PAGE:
- COVID-19 has widened wealth gaps across the world.
- The richest 10% of the world’s population now own 76% of all wealth.
- Urgent action is needed to support people experiencing poverty and reduce economic inequality.
- Scaling up immunizations and mobilizing aid and debt relief will help developing countries.
The world is facing rising economic inequality accelerated by COVID-19 and exacerbated by the impact of war in Ukraine. Governments must initiate urgent changes to tackle extreme poverty and narrow the gap between rich and poor, laying the foundations for a more equitable and sustainable future.
The numbers reveal the extent of the problem. According to the World Inequality Lab, the richest 10% of the world’s population own 76% of the wealth, while the poorest half own only a fraction of it. Global economic inequality is now as extreme as it was at the height of Western imperialism in the early 20th century, the Paris-based research group says in a report.
The pandemic has wiped out years of progress in reducing poverty and has driven up economic inequality. The world’s 10 richest men have doubled their fortunes since the start of the global health emergency, while the incomes of 99% of humanity have deteriorated as a result, according to Oxfam. More than 160 million people have also been pushed into poverty, the British charity estimates.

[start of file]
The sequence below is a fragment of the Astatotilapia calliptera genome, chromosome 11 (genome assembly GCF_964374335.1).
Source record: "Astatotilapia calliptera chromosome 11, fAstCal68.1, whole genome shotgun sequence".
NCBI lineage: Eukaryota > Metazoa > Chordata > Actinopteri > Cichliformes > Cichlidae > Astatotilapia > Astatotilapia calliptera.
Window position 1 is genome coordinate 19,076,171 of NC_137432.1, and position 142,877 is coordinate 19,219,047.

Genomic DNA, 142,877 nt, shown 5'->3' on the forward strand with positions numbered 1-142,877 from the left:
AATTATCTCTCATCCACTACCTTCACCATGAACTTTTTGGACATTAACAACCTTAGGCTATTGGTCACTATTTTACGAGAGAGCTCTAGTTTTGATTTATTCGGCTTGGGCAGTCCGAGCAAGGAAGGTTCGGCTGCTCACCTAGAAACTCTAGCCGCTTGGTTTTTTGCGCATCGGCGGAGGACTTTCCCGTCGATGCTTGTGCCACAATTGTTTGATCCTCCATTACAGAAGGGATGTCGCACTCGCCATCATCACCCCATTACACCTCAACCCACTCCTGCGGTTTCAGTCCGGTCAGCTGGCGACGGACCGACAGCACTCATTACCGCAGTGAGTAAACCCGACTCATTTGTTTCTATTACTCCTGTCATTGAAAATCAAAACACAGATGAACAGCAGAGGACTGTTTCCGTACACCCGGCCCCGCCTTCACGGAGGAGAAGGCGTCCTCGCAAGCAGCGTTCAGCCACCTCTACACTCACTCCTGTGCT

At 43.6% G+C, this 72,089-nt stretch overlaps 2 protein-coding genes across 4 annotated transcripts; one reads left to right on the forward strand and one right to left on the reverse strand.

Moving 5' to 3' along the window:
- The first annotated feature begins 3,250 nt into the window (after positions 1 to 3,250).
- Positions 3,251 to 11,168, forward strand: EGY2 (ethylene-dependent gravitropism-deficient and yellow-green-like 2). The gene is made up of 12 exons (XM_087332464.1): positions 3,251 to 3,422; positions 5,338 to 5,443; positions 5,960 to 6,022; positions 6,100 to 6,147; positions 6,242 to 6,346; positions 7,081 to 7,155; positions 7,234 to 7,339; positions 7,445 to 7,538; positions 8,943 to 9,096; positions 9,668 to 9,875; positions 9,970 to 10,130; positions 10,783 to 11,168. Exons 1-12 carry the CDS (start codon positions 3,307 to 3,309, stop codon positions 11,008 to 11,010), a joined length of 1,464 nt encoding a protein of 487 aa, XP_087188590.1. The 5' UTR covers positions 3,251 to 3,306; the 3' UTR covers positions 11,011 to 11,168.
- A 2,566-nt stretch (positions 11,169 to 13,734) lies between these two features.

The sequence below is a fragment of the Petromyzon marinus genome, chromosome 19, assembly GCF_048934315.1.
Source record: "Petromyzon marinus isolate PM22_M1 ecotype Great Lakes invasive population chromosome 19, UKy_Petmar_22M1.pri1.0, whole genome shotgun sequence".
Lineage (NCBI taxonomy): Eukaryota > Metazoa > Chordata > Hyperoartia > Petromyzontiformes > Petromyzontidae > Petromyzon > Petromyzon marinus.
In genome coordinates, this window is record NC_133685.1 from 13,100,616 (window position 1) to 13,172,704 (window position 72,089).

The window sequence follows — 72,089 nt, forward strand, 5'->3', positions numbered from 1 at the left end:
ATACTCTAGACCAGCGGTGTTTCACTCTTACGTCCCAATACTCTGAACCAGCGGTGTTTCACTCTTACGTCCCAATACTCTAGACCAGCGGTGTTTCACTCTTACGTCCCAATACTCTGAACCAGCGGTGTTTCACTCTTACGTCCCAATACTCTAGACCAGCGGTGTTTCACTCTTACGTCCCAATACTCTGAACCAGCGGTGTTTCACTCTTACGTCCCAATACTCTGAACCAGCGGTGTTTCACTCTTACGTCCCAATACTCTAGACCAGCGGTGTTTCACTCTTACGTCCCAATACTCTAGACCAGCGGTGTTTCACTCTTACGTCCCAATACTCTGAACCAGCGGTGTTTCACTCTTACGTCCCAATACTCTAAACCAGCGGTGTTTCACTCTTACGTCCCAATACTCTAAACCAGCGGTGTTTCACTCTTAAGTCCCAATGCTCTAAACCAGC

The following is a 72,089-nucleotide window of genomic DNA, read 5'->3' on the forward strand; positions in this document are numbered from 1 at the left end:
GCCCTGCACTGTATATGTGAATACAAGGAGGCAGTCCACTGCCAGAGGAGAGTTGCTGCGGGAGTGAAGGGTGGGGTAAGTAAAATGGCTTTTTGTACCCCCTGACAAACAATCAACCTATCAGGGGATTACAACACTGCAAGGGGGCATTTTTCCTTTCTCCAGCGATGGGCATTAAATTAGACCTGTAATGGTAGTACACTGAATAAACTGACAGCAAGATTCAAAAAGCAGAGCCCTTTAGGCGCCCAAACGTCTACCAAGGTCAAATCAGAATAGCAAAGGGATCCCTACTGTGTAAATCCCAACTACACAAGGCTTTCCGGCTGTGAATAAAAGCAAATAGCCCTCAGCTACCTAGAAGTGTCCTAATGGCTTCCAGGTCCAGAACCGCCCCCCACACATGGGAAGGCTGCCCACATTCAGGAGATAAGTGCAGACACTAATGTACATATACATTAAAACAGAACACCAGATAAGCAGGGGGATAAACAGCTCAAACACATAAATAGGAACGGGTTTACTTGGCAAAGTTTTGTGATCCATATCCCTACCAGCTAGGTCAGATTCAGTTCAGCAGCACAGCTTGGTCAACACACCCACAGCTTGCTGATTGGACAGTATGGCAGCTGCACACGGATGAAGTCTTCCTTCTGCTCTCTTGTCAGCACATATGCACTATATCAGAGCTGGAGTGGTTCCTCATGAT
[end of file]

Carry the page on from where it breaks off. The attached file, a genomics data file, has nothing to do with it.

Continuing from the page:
Today, Russia’s war in Ukraine is deepening the darkness. Beyond the battlefield, the conflict has upended commodity markets and global supply chains, driving up energy and food prices.
For developing countries that rely heavily on fuel and food from Russia and Ukraine, the impact of the war will be devastating, according to International Monetary Fund Managing Director Kristalina Georgieva. “To put it very simply, a war in Ukraine means hunger in Africa,” she told Foreign Policy magazine.
COVID-19 has caused more economic inequality
Even before the war, the recovery of emerging and developing economies from the pandemic recession was weak, returning inequality between rich and poor countries to levels not seen a decade ago, according to the World Bank.